This interface has no real semantics associated with it; it's just useful for doing instanceof checks. This interface is not a true subclass of ArchivalObject because Java doesn't let interfaces extend classes.

The only thing you have to do is write a getObjectId method that returns "lightWeight:whatever" and modify understand it.

5 Java Support

5.1 JavaFragment

Instances of the JavaFragment class represent the various pieces of code which make up a Java program. Various subclasses represent the various different types of code: JavaFragment, JavaFileHeaderFragment, JavaClassFragment, JavaInitializerFragment, JavaConstructorFragment, JavaMethodFragment, JavaFieldFragment, JavaCommentFragment, UnknownJavaFragment.

New instances of JavaFragment are created by JavaExpert, aided by JavaFragmentParser. They are viewed through the JavaViewer class, and inter-fragment semantic relationships are tracked through the JavaSentinel and JavaPackageSentinel. The meaning of the fragments text is interpreted through the JavaTokens class, which breaks it up into tokens and then uses ad-hoc techniques to determine the meanings of those tokens.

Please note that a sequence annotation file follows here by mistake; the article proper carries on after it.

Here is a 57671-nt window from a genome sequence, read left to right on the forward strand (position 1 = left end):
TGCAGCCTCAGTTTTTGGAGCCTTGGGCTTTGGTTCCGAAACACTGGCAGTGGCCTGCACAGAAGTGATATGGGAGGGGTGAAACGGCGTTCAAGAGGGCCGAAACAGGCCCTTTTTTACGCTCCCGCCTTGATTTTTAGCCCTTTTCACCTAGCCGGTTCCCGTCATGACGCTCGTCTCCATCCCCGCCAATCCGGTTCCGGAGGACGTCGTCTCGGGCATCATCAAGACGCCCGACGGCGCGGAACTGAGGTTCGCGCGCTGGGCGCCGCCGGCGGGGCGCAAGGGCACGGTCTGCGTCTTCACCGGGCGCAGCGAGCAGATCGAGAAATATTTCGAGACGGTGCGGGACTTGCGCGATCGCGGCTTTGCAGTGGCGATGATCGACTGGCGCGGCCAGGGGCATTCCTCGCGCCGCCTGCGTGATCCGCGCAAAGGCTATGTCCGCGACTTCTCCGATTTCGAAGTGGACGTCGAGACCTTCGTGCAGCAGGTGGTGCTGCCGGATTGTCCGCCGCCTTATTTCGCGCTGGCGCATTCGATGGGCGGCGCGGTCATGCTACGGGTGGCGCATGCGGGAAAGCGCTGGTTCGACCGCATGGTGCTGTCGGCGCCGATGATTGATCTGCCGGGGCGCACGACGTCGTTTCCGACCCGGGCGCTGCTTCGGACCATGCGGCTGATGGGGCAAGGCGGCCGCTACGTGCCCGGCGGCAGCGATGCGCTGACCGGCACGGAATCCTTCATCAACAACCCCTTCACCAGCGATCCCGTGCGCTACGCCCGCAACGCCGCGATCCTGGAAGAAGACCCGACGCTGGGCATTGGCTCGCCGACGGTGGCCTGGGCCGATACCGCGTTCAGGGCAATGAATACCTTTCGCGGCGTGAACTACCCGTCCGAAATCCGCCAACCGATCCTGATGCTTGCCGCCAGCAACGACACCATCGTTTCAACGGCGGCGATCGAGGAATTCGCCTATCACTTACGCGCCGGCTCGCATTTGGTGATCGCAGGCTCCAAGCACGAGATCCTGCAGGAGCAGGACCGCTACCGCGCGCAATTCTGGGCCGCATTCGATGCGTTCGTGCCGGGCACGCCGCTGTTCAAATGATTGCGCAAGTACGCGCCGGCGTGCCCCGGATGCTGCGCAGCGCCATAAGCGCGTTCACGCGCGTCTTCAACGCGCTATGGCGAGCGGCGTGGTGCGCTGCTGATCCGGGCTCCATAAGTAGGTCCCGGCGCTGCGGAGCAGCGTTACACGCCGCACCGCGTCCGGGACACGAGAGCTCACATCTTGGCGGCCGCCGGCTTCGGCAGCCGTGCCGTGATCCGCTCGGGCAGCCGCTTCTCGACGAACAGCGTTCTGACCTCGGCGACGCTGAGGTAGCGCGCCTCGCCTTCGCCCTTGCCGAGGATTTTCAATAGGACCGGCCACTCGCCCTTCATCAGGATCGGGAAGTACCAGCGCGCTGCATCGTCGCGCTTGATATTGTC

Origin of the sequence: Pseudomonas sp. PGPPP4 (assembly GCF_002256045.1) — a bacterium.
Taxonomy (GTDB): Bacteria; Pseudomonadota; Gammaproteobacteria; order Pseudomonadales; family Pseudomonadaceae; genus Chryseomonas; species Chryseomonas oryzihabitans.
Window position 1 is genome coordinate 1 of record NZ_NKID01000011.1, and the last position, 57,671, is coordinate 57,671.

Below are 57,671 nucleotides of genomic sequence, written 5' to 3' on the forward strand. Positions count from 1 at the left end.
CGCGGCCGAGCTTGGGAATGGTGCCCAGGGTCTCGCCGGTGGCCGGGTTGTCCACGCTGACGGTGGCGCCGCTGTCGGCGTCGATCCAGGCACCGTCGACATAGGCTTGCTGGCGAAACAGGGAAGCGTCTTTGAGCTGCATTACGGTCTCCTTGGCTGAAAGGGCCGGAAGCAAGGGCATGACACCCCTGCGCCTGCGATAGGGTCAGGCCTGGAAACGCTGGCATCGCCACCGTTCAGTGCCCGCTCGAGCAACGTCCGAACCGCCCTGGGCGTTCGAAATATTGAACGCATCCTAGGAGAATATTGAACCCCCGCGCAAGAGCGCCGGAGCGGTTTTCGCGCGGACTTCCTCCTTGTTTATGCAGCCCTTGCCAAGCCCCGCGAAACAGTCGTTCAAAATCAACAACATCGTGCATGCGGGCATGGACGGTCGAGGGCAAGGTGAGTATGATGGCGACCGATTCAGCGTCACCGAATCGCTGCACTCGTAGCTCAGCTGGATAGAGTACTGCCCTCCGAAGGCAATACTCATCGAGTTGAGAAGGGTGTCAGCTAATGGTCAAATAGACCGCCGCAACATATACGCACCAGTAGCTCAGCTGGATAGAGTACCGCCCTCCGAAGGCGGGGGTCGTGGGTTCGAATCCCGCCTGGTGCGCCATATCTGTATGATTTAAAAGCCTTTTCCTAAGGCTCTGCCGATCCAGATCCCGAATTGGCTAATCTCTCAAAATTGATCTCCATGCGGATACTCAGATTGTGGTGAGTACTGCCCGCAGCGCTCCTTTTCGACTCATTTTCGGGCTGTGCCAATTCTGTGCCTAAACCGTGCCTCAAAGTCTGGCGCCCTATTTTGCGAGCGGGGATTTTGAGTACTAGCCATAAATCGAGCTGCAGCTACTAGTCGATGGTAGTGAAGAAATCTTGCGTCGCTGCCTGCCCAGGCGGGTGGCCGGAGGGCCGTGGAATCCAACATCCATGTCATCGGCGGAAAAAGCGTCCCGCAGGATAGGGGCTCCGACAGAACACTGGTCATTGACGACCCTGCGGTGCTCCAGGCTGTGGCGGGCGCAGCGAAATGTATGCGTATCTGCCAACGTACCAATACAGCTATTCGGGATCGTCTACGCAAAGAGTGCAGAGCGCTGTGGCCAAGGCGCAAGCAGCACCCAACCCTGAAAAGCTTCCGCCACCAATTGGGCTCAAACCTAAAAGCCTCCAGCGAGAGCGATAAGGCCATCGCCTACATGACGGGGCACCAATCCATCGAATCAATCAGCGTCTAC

5.2 JavaViewer

The JavaViewer class is reponsible for displaying all varieties of JavaFragments. Most of its work is done by simply deferring to JavaTokens for syntax highlighting, indentation, identifier completion, and context-sensitive help.

5.3 JavaTokens

The JavaTokens class accepts a piece of text which is presumed to correspond to Java code and maintains a corresponding set of Tokens. These tokens are used by JavaViewers to perform syntax highlighting. They are also analyzed in an ad-hoc manner to attempt to determine the meaning of the code from these tokens. This information is used to assist with context-sensitive help, identifier completion, and Java-related queries.

It attempts to be as robust as possible, since the code is expected to be applied to code which is in the process of being edited. The modification is facilitated by the two methods replaceLines and replaceMultiLines.

5.4 JavaSentinel & JavaPackageSentinel

The JavaSentinel and JavaPackageSentinel classes work together to gather and store information about all of the JavaFragments in the system. This is used to track the inter-relationships between fragments, and to aid in Java related Queries.